The Bombers’ headquarters, a stone’s throw from Melbourne’s Essendon Airport International in Tullamarine, is also called The Hangar, in a nod to their heritage.
The bombers got their nickname during WW2 because they are located so close to Essendon Airport (pictured), where the famous Beaufort bombers were made during the war
Essendon supporters have been blasting luxury since learning the club are considering removing the bomber from the logo, and the pundit has explained exactly why the club’s decision could be doomed if they don’t. not doing it correctly.
“People tattoo these logos on their chests… club allegiances are passed down from generation to generation and are central to the personal identity of many Australians,” said Charlie Rose, chief strategy officer at brand agency Principals, in Mumbrella.
“Therefore, any proposal to change them is a decision that requires careful consideration.
“Logo updates should be based on whether the symbol or image is holding a company back. If it brings bad connotations or is not aligned with future strategy.
If Essendon Changes Its Iconic Logo, This Tattooed Bombers Fan Won’t Be Too Impressed
Watson, who played 307 games for the club, including three opening stints in a Team of the Century career, said that was exactly why the fan reaction was so visceral.
“I think it goes to the heart of the emotion of a passionate supporter to change things… the way it was (first) referenced was that there was going to be a logo change,” he said. -he declares.
“And people who don’t rock out for Essendon either thought it was just woke crap.”
Watson co-host Garry Lyon agreed, with the big demon insisting he would never voice any concerns from anyone or ex-player over whether or not the bomber in the logo was appropriate. .
“I was at lunch with a lot of old Bombers and people yesterday and I think the consensus would be that they would probably all (for that) like to stay that way,” Lyon said on his SEN Breakfast show.
Current Bombers skipper Zach Merrett said the belt and the Bomber meant a lot to players and fans.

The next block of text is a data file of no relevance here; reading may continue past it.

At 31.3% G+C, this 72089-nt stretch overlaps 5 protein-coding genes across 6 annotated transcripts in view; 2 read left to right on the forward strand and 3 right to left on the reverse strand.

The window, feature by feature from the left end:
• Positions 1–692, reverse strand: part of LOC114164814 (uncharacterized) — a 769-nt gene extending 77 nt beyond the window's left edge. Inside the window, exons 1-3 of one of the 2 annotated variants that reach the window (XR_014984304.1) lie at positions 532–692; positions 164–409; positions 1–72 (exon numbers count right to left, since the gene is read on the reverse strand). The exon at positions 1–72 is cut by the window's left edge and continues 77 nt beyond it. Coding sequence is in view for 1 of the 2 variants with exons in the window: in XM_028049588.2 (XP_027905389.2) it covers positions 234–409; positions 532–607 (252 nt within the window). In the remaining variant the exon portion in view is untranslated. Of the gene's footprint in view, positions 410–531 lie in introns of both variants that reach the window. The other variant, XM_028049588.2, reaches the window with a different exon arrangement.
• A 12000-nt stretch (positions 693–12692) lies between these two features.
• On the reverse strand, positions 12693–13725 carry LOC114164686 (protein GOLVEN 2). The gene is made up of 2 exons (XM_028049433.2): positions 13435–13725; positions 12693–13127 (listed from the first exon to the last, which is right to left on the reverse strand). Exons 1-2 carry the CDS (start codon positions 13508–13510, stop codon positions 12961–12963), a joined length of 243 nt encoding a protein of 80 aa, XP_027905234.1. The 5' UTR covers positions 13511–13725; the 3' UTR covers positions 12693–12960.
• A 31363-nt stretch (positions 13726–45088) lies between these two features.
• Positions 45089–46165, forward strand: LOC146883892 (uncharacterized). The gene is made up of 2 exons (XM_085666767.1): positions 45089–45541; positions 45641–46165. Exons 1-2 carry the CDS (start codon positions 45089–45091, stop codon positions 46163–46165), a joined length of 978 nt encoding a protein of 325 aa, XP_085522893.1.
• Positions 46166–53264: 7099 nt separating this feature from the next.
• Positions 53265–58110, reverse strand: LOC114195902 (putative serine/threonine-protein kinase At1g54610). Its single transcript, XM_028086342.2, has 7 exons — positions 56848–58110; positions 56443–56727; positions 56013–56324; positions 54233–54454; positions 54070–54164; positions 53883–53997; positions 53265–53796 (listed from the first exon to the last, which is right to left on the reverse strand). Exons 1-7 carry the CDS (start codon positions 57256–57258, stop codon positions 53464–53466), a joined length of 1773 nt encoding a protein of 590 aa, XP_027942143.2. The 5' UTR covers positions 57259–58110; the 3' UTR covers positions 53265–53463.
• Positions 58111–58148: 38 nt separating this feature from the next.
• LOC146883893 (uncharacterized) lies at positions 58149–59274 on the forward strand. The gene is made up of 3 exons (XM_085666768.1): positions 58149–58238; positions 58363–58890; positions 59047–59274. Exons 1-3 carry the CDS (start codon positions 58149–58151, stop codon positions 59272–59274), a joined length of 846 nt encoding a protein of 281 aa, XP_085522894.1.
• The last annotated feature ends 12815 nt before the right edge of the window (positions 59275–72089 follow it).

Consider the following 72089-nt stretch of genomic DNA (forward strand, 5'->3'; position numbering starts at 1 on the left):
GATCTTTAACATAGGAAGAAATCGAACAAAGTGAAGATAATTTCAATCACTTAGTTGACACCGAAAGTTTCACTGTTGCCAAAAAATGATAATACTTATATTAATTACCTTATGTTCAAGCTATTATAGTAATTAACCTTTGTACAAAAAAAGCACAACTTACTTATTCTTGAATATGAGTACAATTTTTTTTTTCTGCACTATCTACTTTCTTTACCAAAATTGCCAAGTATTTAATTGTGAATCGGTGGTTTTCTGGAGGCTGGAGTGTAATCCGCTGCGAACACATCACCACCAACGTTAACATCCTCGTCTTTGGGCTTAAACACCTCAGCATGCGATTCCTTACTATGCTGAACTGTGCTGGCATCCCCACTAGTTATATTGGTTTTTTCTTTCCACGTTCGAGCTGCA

Outspoken Magpies legend Tony Shaw also delivered a devastating spray on the controversy, invoking the memories of our Diggers and the role aircraft played in helping the Allies win the war.
“It’s not about a name or a logo, it’s the dumb reason for wanting to change,” he said.
‘(A) Reference to wartime bomber being offensive? ! I’m glad we had bombers in wartime or we speak German or Japanese now.
Fans aren’t happy either.
Top sports historian and Essendon fan Dr Dan Eddy explained why on Channel 9: “The connection to that Bombers logo has been so strong for so long I would hate to see it go.”
Victorian state politician David Davis also weighed in, saying dropping such a historic thing from the logo would be a huge mistake.
‘Let’s keep the ‘Bombers’ – logo and all. Why do they want to abandon such a great history, tradition? This is a big mistake. Especially for loyal #Essendon fans,” he wrote on social media.
“My grandfather flew bombers during the war. I love their logo,” one fan said, writing in another, “A more appropriate logo? Umm, I’m sorry, our base was around Essendon airport and now in Tullamarine, also near the airport! They have also been called the Bombers since 1940.’
A furious Bombers member says fans are united in their disgust that a plane isn’t in the logo.
“Every member I’ve had messages from since Monday has been furious,” the fan wrote on Twitter.
“I have never heard a member or supporter of Essendon complain about the Bombers logo, ever.
‘Leave it as is. Admins can go behind the scenes. All we want to hear is Brad Scott and the players.